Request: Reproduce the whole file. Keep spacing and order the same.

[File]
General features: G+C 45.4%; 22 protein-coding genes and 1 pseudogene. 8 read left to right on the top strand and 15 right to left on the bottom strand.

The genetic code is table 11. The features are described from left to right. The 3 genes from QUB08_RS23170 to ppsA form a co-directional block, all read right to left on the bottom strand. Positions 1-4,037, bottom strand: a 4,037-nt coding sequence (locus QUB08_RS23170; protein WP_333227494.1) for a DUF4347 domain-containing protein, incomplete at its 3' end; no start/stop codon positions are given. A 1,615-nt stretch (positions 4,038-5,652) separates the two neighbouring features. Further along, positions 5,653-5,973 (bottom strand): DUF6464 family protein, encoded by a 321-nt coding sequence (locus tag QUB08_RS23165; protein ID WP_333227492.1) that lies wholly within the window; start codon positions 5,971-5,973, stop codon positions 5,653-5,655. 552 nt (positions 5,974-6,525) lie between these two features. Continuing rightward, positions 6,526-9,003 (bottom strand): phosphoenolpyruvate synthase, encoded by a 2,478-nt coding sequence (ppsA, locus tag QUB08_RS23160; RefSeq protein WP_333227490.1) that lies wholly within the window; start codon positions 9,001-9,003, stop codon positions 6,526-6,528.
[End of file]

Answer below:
General features: G+C 45.4%; 22 protein-coding genes and 1 pseudogene. 8 read left to right on the top strand and 15 right to left on the bottom strand.

The genetic code is table 11. The features are described from left to right. The 3 genes from QUB08_RS23170 to ppsA form a co-directional block, all read right to left on the bottom strand. Positions 1-4,037, bottom strand: a 4,037-nt coding sequence (locus QUB08_RS23170; protein WP_333227494.1) for a DUF4347 domain-containing protein, incomplete at its 3' end; no start/stop codon positions are given. A 1,615-nt stretch (positions 4,038-5,652) separates the two neighbouring features. Further along, positions 5,653-5,973 (bottom strand): DUF6464 family protein, encoded by a 321-nt coding sequence (locus tag QUB08_RS23165; protein ID WP_333227492.1) that lies wholly within the window; start codon positions 5,971-5,973, stop codon positions 5,653-5,655. 552 nt (positions 5,974-6,525) lie between these two features. Continuing rightward, positions 6,526-9,003 (bottom strand): phosphoenolpyruvate synthase, encoded by a 2,478-nt coding sequence (ppsA, locus tag QUB08_RS23160; RefSeq protein WP_333227490.1) that lies wholly within the window; start codon positions 9,001-9,003, stop codon positions 6,526-6,528.